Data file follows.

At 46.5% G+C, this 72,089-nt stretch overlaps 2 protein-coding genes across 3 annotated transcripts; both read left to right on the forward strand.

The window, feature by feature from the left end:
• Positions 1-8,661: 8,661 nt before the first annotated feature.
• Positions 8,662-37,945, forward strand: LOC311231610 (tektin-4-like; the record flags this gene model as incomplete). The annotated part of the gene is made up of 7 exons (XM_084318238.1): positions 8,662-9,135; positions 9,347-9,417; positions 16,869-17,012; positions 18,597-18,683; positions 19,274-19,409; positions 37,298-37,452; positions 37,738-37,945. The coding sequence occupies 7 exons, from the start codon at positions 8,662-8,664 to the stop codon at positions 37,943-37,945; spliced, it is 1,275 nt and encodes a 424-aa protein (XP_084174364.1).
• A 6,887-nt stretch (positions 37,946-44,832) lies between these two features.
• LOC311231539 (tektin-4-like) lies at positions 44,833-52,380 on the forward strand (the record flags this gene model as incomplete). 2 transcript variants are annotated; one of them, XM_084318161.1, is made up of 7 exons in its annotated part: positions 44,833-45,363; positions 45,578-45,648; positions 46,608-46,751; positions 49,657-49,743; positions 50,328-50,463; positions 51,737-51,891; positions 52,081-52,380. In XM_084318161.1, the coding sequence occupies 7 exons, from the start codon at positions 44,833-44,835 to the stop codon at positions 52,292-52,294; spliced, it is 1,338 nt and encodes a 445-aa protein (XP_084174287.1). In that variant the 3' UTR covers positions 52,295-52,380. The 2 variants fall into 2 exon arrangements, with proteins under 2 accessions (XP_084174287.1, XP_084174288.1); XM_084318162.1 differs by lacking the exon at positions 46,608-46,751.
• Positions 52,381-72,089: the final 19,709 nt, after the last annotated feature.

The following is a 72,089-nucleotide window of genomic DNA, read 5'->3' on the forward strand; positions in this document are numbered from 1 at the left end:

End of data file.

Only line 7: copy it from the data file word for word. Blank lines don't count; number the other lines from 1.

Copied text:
• Positions 52,381-72,089: the final 19,709 nt, after the last annotated feature.